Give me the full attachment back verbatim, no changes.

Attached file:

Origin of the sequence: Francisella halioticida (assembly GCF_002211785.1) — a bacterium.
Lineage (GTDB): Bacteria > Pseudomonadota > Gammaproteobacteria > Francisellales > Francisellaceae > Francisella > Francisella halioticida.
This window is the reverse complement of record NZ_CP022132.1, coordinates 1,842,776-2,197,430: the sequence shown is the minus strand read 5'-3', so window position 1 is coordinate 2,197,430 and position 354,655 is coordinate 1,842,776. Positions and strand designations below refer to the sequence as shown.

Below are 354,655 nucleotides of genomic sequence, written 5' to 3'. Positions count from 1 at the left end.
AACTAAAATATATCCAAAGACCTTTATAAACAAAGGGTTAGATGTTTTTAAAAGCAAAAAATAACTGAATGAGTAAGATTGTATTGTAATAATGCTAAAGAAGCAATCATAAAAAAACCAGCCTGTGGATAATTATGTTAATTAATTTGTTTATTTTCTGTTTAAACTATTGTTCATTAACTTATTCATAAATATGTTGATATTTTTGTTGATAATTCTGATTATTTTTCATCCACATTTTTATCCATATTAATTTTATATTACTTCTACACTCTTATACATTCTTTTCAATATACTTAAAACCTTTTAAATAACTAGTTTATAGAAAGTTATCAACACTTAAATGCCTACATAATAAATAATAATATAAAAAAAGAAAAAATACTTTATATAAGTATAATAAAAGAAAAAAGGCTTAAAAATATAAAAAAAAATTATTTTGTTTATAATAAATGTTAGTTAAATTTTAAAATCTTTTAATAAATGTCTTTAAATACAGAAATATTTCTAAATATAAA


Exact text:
Origin of the sequence: Francisella halioticida (assembly GCF_002211785.1) — a bacterium.
Lineage (GTDB): Bacteria > Pseudomonadota > Gammaproteobacteria > Francisellales > Francisellaceae > Francisella > Francisella halioticida.
This window is the reverse complement of record NZ_CP022132.1, coordinates 1,842,776-2,197,430: the sequence shown is the minus strand read 5'-3', so window position 1 is coordinate 2,197,430 and position 354,655 is coordinate 1,842,776. Positions and strand designations below refer to the sequence as shown.

Below are 354,655 nucleotides of genomic sequence, written 5' to 3'. Positions count from 1 at the left end.
AACTAAAATATATCCAAAGACCTTTATAAACAAAGGGTTAGATGTTTTTAAAAGCAAAAAATAACTGAATGAGTAAGATTGTATTGTAATAATGCTAAAGAAGCAATCATAAAAAAACCAGCCTGTGGATAATTATGTTAATTAATTTGTTTATTTTCTGTTTAAACTATTGTTCATTAACTTATTCATAAATATGTTGATATTTTTGTTGATAATTCTGATTATTTTTCATCCACATTTTTATCCATATTAATTTTATATTACTTCTACACTCTTATACATTCTTTTCAATATACTTAAAACCTTTTAAATAACTAGTTTATAGAAAGTTATCAACACTTAAATGCCTACATAATAAATAATAATATAAAAAAAGAAAAAATACTTTATATAAGTATAATAAAAGAAAAAAGGCTTAAAAATATAAAAAAAAATTATTTTGTTTATAATAAATGTTAGTTAAATTTTAAAATCTTTTAATAAATGTCTTTAAATACAGAAATATTTCTAAATATAAA